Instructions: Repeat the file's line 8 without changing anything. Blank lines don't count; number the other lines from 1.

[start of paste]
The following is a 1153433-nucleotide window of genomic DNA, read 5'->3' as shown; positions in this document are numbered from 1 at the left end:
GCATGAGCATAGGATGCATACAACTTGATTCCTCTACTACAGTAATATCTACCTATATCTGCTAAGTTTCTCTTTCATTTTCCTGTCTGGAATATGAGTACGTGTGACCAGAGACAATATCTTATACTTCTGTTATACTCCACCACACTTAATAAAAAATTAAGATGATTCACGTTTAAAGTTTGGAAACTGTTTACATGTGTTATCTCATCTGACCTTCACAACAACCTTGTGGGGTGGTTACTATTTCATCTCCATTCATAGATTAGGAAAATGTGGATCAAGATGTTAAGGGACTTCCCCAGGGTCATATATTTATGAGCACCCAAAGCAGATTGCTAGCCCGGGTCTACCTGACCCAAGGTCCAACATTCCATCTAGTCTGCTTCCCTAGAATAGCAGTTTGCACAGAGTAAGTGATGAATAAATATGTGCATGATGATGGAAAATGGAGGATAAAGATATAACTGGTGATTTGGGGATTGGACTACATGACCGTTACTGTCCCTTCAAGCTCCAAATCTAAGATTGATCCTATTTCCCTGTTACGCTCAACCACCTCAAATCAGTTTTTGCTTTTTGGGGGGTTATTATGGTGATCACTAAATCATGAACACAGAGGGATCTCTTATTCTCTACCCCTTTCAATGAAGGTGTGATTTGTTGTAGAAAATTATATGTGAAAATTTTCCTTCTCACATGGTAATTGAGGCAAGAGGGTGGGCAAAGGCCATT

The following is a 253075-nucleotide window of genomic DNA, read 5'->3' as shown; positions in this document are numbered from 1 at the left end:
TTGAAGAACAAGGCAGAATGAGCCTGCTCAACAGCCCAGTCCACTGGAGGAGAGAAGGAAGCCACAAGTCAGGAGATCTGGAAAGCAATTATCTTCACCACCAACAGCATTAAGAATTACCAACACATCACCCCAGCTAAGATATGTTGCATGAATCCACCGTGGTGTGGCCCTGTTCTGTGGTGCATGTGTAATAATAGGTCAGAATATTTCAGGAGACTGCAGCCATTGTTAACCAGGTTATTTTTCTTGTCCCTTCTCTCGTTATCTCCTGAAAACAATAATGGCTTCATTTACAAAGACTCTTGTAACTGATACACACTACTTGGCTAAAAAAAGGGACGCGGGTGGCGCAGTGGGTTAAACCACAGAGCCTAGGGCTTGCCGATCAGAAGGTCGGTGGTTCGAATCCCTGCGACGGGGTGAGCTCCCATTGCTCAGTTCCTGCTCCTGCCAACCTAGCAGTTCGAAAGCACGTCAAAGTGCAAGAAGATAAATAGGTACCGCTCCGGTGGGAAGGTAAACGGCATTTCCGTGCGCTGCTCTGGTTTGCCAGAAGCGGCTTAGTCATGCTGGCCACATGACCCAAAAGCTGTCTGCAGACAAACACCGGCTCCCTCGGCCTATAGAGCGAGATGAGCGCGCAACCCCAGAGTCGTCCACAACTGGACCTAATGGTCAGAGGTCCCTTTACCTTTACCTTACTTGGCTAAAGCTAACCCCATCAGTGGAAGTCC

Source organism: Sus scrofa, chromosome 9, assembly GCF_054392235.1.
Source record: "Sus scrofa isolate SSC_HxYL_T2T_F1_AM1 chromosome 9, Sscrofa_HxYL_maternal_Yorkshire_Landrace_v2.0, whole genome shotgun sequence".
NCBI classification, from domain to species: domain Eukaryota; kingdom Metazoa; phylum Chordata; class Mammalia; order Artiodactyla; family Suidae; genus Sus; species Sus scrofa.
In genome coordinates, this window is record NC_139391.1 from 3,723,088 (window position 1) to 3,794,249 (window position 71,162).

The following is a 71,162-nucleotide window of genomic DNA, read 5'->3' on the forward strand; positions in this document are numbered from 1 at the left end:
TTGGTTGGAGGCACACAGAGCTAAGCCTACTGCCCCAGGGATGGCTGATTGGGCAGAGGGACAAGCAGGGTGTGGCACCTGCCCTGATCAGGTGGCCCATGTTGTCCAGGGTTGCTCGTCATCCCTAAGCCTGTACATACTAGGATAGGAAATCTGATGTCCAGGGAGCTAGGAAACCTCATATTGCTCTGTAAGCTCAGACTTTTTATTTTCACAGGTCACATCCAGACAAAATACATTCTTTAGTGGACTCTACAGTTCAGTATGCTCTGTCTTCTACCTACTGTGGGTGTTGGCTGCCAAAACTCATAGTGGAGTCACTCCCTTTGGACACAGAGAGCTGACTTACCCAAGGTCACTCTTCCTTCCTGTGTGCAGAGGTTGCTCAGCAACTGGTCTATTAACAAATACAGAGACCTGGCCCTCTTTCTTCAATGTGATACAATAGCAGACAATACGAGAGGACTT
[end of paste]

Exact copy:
In genome coordinates, this window is record NC_139391.1 from 3,723,088 (window position 1) to 3,794,249 (window position 71,162).